The 1990s: In the last decade of the century and the millennium, the world of health care was progressing rapidly. The Human Genome project set out to identify the more than 100,000 genes in human DNA and the U.S. Congress required packaged foods to include standardized labels and serving sizes. An effective vaccine for lyme disease was developed and radiosurgery (sometimes called “knifeless” or “bloodless” surgery) gained wider use.

Closer to home, Riverside continued to invest in diagnostic technology at RTH – including the purchase of a new CT scanner and mobile MRI equipment – as well as in renovations of the hospital and its grounds. The 1990s also saw an expansion of the Emergency Department, the establishment of a cardiac program, the addition of the Infusion Center located within the hospital, and other new partnerships including the Virginia Cancer Institute.
The 2000s: It’s the 21st century now and its first decade saw the explosion of health information technology and its role in everything from patient education and better communications between health care providers to advancements in research and greater efficiency for a wide range of medical processes and procedures.

The 2000s were also a time when cancer therapies become more targeted, microsurgeries and less-invasive procedures help reduce recovery times and the human genome was successfully mapped years sooner than expected.
At Riverside Tappahannock Hospital it was a decade of continued change and growth that includes the initial development of telemedicine services that linked specialists from Riverside Regional Medical Center and other major facilities with physicians and their patients at RTH. As part of Riverside’s statewide leading role as a provider of residential as well as health services to older adults, the decade also saw the opening of Magnolia Manor at the Orchard, an assisted living community and Dogwood Manor, a skilled nursing facility. The once mobile MRI was replaced with a new permanent unit, the Intensive Care Unit was expanded and a range of outpatient services and facilities were introduced in the areas of physical therapy and urgent care while primary care and specialty physician practice locations expanded throughout the Northern Neck and surrounding regions under the Riverside Medical Group umbrella.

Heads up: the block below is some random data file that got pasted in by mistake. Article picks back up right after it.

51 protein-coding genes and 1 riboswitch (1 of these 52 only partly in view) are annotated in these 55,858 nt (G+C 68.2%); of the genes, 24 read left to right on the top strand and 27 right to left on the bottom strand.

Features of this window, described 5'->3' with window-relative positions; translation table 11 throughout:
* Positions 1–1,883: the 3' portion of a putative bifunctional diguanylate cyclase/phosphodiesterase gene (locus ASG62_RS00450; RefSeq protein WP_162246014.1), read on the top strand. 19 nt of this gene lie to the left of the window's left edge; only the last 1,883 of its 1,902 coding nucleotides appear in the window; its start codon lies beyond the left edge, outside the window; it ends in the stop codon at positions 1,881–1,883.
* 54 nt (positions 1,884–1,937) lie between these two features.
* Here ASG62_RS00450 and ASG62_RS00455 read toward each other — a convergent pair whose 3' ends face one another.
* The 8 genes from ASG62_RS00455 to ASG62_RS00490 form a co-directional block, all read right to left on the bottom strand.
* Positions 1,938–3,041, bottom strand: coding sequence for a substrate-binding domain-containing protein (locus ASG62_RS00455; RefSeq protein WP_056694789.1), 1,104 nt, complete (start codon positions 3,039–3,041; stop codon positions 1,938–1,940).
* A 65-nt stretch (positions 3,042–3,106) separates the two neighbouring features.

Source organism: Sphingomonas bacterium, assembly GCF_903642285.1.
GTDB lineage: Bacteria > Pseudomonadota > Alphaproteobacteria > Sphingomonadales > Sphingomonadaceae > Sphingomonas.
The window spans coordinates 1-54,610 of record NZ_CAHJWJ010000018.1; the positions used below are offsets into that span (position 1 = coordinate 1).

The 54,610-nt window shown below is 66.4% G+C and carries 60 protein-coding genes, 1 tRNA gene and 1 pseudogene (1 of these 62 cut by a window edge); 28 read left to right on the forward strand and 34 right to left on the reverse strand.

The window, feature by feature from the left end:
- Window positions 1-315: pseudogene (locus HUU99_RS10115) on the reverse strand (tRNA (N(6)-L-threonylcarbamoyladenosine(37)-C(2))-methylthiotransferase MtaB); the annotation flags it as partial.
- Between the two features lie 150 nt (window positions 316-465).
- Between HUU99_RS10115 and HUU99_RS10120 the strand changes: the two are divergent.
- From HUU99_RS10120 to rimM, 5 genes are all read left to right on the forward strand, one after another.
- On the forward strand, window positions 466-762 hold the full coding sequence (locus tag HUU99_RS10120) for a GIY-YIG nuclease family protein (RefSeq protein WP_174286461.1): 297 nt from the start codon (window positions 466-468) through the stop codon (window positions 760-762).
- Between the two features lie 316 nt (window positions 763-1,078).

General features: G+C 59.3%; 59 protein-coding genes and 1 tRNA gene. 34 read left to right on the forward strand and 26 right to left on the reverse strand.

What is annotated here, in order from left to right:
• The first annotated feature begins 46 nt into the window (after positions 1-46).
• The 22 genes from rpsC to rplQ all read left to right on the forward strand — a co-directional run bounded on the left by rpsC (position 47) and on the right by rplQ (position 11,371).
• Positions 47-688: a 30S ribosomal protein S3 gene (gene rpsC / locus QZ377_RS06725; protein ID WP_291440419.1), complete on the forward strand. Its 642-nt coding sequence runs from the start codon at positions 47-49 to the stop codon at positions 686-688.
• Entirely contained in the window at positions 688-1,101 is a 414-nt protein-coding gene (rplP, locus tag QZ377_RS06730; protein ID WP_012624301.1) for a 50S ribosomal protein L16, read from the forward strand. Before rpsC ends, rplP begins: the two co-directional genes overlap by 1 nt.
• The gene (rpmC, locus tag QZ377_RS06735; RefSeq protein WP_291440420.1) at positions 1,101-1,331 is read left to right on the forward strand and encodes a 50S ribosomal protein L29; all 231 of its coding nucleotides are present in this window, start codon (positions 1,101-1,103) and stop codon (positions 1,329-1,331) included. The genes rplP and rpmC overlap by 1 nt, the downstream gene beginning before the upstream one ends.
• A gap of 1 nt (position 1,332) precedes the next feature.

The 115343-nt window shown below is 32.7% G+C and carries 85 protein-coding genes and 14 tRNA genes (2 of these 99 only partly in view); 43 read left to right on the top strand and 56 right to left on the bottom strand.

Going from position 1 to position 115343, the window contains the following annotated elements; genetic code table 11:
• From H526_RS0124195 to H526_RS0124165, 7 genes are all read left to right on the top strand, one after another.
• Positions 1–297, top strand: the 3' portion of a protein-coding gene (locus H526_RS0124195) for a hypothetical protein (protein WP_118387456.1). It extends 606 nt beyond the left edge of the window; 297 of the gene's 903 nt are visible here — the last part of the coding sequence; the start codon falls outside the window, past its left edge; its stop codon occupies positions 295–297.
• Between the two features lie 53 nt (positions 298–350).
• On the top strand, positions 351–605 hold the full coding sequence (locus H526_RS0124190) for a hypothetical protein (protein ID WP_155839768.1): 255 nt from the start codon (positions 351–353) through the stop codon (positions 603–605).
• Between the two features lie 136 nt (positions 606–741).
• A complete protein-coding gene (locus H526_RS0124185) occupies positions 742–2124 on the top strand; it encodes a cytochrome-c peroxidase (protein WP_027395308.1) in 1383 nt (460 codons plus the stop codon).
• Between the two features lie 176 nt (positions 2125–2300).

The 2010s and Beyond: The second decade of the 21st century, still less than half over, sets the pace for the ongoing use of new technologies that advance medicine, patient outcomes and convenience across a wide area. As part of this advancement and as an integral component of the Riverside Telemedicine Network, RTH continues expanding its programs to include Telestroke as well as dermatology, wound care, pediatric emergencies, sleep studies, pulmonary, and other specialty areas.

In addition to programs and new technologies that improve access to care, the past few years have also seen the emergence of the Riverside Care Difference, a commitment on the part of Riverside staff to “… care for others as we would care for those we love.”

While predicting the future has its challenges, it’s reasonable to project the remainder of the 2010s as a time with increasing financial pressures and growth built on hospital-community partnerships, including the current capital campaign to convert shared patient rooms to all-private rooms, will be part of re-shaping the hospital. It will also be a time when RTH takes its place within a wider health care transformation from a focus on treating sickness to one on supporting and enhancing health.

With 2014 marking both a 50th and 25th anniversary for the hospital, it’s a good time to look back on the past while looking forward to the future.

We invite you to join us at RTH 
on May 3 from 
1pm to 3pm as we celebrate the 
legacy of health care in our 
community and 
Riverside’s continued commitment 
to improving health and quality of life.